[0018] Model 126 utilizes one or more cognitive models to classify one or more problem instances (e.g., natural language statements, test statements, utterances, continuous time-stepped data, etc.). In an embodiment, model 126 utilizes transferrable neural networks algorithms and models (e.g., long short-term memory (LSTM), bidirectional long short-term memory (BLSTM), deep stacking network (DSN), deep belief network (DBN), convolutional neural networks (CNN), recurrent neural network (RNN), compound hierarchical deep models, etc.).

In the depicted embodiment, model 126 utilizes one or more BLSTMs. In a further embodiment, said BLSTM is trained utilizing supervised training methods that feed vectorized training sets of feature data to model 126. In various embodiments, the features are labelled with an associated class enabling model 126 to learn what features are correlated to a specific class, prior to use. Model 126 is trained to recognize the differences between labels or classes. Model 126 utilizes training sets to generate a set of probabilities denoting the probability of a problem instance (e.g., utterance, etc.) belonging to a particular label or class. In this embodiment, model 126 classifies (e.g., labels) a problem instance (e.g., problem, training vectors or statements, etc.) by considering different features, available as structured or unstructured data. In an embodiment, model 126 inputs sequences (e.g., vectors) of audio features and outputs phonetic labels for each sequence. The training of model 126 is depicted and described in further detail with respect to Figure 2.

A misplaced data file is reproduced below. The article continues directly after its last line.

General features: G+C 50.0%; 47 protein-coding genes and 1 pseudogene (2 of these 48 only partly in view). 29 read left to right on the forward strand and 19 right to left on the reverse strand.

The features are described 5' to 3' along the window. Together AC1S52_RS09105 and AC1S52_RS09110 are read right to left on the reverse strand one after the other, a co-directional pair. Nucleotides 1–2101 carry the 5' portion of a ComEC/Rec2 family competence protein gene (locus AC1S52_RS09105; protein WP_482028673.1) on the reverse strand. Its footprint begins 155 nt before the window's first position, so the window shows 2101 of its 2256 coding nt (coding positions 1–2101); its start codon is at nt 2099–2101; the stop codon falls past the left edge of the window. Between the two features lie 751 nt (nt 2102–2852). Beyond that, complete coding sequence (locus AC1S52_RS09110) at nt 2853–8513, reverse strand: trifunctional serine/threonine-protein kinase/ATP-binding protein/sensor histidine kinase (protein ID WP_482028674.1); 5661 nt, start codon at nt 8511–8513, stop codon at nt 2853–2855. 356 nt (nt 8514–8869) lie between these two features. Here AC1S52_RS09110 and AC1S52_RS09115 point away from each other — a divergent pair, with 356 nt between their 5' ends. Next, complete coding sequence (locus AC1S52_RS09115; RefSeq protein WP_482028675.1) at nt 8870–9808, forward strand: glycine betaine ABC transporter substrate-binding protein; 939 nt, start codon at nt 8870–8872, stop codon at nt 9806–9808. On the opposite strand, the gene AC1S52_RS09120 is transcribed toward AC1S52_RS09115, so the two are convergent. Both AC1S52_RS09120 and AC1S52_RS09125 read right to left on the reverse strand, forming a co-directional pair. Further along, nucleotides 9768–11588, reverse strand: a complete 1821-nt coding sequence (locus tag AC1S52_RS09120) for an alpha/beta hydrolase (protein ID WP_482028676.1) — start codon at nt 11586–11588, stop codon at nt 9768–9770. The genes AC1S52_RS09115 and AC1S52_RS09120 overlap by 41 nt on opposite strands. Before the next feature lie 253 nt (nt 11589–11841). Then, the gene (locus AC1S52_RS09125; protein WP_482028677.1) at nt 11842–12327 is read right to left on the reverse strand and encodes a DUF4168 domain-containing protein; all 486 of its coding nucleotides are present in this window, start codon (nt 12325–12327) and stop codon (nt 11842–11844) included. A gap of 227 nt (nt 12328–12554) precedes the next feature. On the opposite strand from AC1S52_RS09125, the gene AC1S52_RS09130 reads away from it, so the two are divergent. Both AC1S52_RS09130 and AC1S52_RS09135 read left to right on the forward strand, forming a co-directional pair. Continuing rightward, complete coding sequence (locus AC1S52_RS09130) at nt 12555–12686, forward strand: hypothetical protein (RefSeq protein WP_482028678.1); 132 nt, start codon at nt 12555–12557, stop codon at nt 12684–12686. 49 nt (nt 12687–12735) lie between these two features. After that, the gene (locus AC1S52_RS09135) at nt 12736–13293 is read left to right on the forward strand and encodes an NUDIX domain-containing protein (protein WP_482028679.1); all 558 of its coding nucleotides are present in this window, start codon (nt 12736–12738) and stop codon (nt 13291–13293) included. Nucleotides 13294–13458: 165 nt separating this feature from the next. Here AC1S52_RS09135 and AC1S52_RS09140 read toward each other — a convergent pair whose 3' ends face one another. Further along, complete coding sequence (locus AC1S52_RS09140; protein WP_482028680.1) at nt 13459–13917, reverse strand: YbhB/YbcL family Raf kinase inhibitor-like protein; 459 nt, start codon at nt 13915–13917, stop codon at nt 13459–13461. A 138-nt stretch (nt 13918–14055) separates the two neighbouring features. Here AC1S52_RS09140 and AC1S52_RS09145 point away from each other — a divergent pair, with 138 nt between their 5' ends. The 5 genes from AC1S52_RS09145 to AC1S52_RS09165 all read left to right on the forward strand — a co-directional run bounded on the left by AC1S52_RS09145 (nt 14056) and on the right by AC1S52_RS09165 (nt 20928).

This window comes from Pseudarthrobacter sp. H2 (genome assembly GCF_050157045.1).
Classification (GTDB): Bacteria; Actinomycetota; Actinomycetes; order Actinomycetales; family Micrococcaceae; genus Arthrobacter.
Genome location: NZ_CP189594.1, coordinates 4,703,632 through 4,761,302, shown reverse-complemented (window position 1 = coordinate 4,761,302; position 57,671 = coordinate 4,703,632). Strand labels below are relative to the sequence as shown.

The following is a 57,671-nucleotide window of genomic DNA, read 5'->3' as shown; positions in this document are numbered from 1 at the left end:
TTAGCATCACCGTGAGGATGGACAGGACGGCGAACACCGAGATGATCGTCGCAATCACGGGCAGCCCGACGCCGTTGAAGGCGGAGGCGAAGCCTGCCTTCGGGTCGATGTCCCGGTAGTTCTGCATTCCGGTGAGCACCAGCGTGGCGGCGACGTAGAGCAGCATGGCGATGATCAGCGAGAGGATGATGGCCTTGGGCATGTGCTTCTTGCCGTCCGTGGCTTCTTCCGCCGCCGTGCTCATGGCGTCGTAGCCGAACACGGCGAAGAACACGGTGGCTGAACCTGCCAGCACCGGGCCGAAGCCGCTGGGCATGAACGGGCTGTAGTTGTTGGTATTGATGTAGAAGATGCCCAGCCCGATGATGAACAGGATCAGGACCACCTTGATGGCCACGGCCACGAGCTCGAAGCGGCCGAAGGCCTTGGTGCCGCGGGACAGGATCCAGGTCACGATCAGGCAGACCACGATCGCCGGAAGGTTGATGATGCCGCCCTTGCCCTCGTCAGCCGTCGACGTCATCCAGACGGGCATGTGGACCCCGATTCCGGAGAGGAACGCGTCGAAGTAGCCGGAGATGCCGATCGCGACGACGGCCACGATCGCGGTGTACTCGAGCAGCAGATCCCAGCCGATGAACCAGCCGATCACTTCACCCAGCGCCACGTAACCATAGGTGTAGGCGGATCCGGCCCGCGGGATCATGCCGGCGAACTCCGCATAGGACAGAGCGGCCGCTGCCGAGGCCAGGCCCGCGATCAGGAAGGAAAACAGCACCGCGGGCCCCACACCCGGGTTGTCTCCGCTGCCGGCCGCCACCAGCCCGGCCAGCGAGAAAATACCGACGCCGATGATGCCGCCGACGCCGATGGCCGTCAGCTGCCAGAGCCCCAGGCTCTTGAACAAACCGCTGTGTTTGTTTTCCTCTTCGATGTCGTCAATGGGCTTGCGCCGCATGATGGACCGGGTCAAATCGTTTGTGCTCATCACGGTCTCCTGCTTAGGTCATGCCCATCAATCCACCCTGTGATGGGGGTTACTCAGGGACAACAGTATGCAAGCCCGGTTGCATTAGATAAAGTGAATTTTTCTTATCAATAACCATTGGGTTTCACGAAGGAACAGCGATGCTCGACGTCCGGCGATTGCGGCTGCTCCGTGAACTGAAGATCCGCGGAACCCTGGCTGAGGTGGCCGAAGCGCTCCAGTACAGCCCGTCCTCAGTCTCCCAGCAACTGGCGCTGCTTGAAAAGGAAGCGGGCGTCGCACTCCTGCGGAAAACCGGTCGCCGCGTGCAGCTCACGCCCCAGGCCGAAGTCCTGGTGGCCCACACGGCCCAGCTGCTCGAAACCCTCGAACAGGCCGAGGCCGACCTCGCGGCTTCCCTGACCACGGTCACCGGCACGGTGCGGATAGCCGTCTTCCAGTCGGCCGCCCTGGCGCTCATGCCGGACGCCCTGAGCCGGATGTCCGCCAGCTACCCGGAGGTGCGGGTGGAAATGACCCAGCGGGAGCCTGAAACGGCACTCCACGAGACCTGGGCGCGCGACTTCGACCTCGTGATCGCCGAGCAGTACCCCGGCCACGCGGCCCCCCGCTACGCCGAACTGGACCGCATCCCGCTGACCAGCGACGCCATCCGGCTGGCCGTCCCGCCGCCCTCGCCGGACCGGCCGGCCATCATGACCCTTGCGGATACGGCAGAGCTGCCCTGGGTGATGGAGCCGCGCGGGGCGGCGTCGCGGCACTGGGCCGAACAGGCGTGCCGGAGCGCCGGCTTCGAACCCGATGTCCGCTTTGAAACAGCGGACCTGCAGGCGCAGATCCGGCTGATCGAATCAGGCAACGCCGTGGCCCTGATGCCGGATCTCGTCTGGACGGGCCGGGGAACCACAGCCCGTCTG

[0019] Program 150 trains one or more models utilizing soft-forgetting. In various embodiments, program 150 may implement the following steps. Program 150 initiates after a receiving a training request for one or more models. In an embodiment, program 150 initiates after receiving or retrieving one or more training sets. Program 150 retrieves a set of training data. Program 150 trains one or more whole-utterance bidirectional long short-term memory networks. Program 150 commences training one or more soft-forgetting bidirectional long short-term memory networks. Program 150 continues the training process by unrolling the one or more soft-forgetting bidirectional long short-term memory networks. Program 150 jitters the chunk size of the one or more soft-forgetting bidirectional long short-term memory networks. Program 150 utilizes the one or more trained whole-utterance bidirectional long short-term memory networks in the twin regularization of the one or more soft-forgetting bidirectional long short-term memory networks. In the depicted embodiment, program 150 is a standalone software program. In another embodiment, the functionality of program 150, or any combination programs thereof, may be integrated into a single software program. In some embodiments, program 150 may be located on separate computing devices (not depicted) but can still communicate over network 102. In various embodiments, client versions of program 150 resides on computing device (not depicted) within computational environment 100. Program 150 is depicted and described in further detail with respect to Figure 2.